Three pharmacy safety problems solved

ADCs don't have to get the best of you

One of the most common mistakes found in Joint Commission surveys is expired medications, says Yosef D. Dlugacz, PhD, of the Krasnoff Quality Management Institute at the Long Island Jewish Health System in New Hyde Park, NY. It's something that everyone agrees is a bad thing and seems like it would be simple to get a handle on. Yet survey after survey finds that old medications are still on the shelves — or worse, getting through to patients. How can that be?

Dlugacz says it comes down to humans being part of the health care system. They think they'll remember what to do and when to do it, but they skip a step. Or they think that something that expired yesterday is still safe. Or they just plain don't look at the expiration dates.

Still, there are hospitals that have gotten a handle on how to address this and other common safety issues that affect the pharmacy, including problems with automatic dispensing cabinets (ADCs) and shortages of medications that are increasingly common.

At Decatur County Memorial Hospital in Greensburg, IN, expired medications were a problem a few years ago, explains Denise Fields, Pharm.D., director of pharmacy services for the facility. "About five years ago, the board of health found that we had some nutritional products that had expired, so we had to look more closely at it."

At the time, the expiration checks were done on paper, with only broad instructions — check the pharmacy, check the units. If someone new was involved in the checking, he or she might not know that in the pharmacy, there were multiple refrigerators to check. A notation to check the med-surg unit might leave someone who is new to the facility unaware of all the places on the unit where drugs are stored. Further, until all the clipboards were returned at the end of the month, Fields says she didn't really have any idea if there was a problem.

Now, she says she makes sure to break the process down into smaller steps — check the med-surg nutritional cabinet, the med-surg refrigerator. "I lead them to all the places on the med-surg unit where drugs or supplements might be."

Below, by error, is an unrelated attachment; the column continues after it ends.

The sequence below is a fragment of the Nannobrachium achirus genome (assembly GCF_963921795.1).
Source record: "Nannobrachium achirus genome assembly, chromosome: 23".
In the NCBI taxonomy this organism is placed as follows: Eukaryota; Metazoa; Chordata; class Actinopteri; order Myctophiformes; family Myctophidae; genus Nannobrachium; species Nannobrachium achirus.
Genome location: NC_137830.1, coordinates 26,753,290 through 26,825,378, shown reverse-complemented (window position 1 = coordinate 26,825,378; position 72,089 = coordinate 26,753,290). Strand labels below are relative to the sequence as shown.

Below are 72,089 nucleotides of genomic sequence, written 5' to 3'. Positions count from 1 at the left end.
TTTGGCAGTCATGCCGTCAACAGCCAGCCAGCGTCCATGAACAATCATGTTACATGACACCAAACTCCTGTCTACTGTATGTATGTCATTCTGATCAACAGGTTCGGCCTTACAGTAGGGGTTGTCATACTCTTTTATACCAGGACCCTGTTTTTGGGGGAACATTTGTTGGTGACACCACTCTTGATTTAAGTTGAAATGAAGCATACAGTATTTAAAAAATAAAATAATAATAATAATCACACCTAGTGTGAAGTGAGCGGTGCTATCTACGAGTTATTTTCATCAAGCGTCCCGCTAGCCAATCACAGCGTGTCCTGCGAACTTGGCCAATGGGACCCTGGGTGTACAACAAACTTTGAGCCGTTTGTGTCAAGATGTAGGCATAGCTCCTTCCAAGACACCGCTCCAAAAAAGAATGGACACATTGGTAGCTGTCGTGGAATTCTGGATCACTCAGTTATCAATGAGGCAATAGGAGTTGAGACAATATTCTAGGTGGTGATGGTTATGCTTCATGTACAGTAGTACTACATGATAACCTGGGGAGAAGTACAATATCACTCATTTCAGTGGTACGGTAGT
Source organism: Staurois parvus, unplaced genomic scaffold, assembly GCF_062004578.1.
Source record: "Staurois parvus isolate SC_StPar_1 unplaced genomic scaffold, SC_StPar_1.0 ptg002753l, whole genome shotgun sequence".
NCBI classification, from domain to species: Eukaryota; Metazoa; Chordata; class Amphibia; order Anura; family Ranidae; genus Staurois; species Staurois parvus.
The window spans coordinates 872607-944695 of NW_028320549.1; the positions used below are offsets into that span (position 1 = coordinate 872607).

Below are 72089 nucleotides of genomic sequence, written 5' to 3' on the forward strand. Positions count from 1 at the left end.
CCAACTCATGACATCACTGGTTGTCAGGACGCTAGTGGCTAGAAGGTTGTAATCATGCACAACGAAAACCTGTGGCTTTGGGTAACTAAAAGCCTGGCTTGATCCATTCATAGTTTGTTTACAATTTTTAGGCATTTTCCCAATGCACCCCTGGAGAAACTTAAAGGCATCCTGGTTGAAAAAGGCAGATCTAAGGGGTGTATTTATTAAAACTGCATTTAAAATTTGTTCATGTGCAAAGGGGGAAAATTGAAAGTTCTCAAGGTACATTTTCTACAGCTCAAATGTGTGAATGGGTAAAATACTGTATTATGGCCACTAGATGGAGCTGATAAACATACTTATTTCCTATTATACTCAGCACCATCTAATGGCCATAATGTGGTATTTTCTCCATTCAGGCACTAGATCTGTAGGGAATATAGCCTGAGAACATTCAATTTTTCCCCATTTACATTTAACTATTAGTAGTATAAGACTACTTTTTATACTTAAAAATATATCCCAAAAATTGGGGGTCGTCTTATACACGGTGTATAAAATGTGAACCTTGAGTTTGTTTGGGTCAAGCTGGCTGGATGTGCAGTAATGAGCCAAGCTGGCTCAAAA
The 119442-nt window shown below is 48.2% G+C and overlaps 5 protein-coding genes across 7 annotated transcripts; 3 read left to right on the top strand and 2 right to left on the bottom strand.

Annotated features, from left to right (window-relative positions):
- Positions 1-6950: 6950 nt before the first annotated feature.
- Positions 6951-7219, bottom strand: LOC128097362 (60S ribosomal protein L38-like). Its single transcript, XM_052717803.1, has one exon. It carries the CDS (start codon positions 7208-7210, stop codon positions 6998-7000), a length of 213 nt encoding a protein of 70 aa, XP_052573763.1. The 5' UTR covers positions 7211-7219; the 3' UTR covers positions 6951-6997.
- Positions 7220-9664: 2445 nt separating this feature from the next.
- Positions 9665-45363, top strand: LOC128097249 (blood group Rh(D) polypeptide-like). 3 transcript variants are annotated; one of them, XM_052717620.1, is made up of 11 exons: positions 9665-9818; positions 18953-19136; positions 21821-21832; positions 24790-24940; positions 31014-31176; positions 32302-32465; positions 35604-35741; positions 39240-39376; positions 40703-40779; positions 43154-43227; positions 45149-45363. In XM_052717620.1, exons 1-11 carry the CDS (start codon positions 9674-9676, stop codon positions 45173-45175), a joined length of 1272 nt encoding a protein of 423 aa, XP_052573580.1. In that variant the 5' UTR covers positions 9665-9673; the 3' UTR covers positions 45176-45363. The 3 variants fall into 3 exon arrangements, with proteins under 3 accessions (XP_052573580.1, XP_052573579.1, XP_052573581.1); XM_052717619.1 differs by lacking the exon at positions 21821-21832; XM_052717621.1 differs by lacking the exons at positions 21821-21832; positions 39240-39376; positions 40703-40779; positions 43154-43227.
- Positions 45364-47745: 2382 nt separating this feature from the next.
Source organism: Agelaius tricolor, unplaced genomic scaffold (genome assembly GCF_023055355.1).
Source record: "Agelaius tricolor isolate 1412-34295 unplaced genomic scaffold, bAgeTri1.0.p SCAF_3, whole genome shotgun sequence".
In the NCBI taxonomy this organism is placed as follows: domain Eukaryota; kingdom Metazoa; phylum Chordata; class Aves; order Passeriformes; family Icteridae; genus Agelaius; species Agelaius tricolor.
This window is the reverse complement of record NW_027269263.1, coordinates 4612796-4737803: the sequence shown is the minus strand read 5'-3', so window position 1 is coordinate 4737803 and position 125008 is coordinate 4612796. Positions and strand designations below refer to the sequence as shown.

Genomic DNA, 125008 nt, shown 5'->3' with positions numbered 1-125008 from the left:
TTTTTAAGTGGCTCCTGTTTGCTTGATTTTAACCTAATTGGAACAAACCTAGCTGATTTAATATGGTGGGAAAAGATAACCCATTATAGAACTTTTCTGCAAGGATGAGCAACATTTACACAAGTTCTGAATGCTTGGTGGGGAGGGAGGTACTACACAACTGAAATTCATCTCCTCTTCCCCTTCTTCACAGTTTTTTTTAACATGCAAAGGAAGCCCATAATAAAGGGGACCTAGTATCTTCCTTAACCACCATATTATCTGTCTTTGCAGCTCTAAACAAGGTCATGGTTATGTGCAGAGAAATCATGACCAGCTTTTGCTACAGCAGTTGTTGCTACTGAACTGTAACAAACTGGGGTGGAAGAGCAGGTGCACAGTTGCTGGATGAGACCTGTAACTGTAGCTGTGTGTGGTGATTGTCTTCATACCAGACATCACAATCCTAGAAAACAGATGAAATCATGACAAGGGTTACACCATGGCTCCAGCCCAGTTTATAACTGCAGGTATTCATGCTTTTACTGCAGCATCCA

Another problem was the constant movement of products around the pharmacy. Someone looking for IVs that were out of date might miss some if they had been moved. Now, rather than having a just checklist of places to look, Fields has added to it a checklist of items — IVs, capsules, nutritional supplements.

But perhaps the most important change made was putting a degree of accountability in place. Previously, troubles with the bedside barcode scanning would result in workarounds and staff bypassing the system, which could potentially let expired medications get through to patients. Now the staff are judged during annual review in part on their scanning percentages. That encourages them to report problems and barriers to using the scanning software rather than simply bypassing it.

Joe Sacco, RPH, director of pharmacy at Spaulding Hospital in Cambridge, MA, says his facility uses a sticker system, in which colored, prominent expiration date stickers are put on medications as they are stocked in the automated dispensing cabinets. These are checked on a regular rotation and drugs are pulled as they expire.

Lately the news has been full of stories about how drug shortages may affect patients if things don't change. But Fields says she is already working to ensure that they don't affect patient care.

If a drug is in short supply and she decides to use a compounding pharmacy, she makes sure to note whether the new version will fit in the ADC drawer that the manufactured product used. If not, she has to rework the physical location. Likewise, drug kits may need new forms.

Her worst nightmare is when an existing concentration isn't available — say the normal 25 mg Phenergan dose isn't available, but the 50 mg is. "You have to build in alerts for all staff that this is a two-fold dose," she explains. "I have to update the ADC formulary and all standing physician orders."

Create a checklist for what you will do in the event of a drug shortage, she says. "If you don't, you won't remember all the steps." Don't forget to include how you will revert to old processes when a drug in short supply is available again.